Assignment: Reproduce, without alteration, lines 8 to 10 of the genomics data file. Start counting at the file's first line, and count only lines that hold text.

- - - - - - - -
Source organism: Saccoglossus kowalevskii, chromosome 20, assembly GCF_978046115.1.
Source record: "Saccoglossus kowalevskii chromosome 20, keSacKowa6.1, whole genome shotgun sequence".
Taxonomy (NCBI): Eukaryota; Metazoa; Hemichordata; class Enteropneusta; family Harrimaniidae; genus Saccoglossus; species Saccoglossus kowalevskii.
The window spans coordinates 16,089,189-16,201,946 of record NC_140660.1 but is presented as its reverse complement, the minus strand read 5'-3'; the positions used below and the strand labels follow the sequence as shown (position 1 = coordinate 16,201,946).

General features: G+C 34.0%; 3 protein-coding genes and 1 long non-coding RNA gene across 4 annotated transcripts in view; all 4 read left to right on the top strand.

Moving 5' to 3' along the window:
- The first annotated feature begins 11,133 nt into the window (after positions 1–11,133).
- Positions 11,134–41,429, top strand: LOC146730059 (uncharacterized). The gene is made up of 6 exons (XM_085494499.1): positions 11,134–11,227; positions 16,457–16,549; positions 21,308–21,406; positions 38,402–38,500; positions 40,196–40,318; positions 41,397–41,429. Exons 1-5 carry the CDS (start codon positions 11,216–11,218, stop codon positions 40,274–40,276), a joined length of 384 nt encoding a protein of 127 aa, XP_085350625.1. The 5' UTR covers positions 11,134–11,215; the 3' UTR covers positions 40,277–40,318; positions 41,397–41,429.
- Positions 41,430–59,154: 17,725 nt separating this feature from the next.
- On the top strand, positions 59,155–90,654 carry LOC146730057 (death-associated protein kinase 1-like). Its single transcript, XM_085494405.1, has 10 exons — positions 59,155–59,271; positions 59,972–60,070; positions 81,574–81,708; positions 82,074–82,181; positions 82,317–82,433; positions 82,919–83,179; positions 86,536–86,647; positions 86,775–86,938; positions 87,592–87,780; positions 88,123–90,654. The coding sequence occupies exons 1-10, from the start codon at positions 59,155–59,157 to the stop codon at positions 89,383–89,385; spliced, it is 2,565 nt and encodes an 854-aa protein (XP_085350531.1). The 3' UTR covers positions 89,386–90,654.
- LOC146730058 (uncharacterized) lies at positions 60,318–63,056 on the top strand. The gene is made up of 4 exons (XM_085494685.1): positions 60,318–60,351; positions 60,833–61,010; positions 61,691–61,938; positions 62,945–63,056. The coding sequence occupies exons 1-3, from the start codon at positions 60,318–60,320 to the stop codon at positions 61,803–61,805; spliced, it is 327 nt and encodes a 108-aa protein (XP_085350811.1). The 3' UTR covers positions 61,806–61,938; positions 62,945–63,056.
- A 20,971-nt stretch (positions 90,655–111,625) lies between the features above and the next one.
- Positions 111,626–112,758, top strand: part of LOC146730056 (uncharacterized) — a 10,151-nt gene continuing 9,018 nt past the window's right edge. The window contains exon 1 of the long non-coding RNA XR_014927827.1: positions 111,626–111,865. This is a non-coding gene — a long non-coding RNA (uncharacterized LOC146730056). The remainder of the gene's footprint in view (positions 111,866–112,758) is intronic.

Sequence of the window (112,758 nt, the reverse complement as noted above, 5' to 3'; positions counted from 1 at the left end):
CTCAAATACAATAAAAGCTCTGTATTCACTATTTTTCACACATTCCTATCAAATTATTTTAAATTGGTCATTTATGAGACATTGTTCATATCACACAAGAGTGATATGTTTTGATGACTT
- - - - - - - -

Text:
- Positions 11,134–41,429, top strand: LOC146730059 (uncharacterized). The gene is made up of 6 exons (XM_085494499.1): positions 11,134–11,227; positions 16,457–16,549; positions 21,308–21,406; positions 38,402–38,500; positions 40,196–40,318; positions 41,397–41,429. Exons 1-5 carry the CDS (start codon positions 11,216–11,218, stop codon positions 40,274–40,276), a joined length of 384 nt encoding a protein of 127 aa, XP_085350625.1. The 5' UTR covers positions 11,134–11,215; the 3' UTR covers positions 40,277–40,318; positions 41,397–41,429.
- Positions 41,430–59,154: 17,725 nt separating this feature from the next.
- On the top strand, positions 59,155–90,654 carry LOC146730057 (death-associated protein kinase 1-like). Its single transcript, XM_085494405.1, has 10 exons — positions 59,155–59,271; positions 59,972–60,070; positions 81,574–81,708; positions 82,074–82,181; positions 82,317–82,433; positions 82,919–83,179; positions 86,536–86,647; positions 86,775–86,938; positions 87,592–87,780; positions 88,123–90,654. The coding sequence occupies exons 1-10, from the start codon at positions 59,155–59,157 to the stop codon at positions 89,383–89,385; spliced, it is 2,565 nt and encodes an 854-aa protein (XP_085350531.1). The 3' UTR covers positions 89,386–90,654.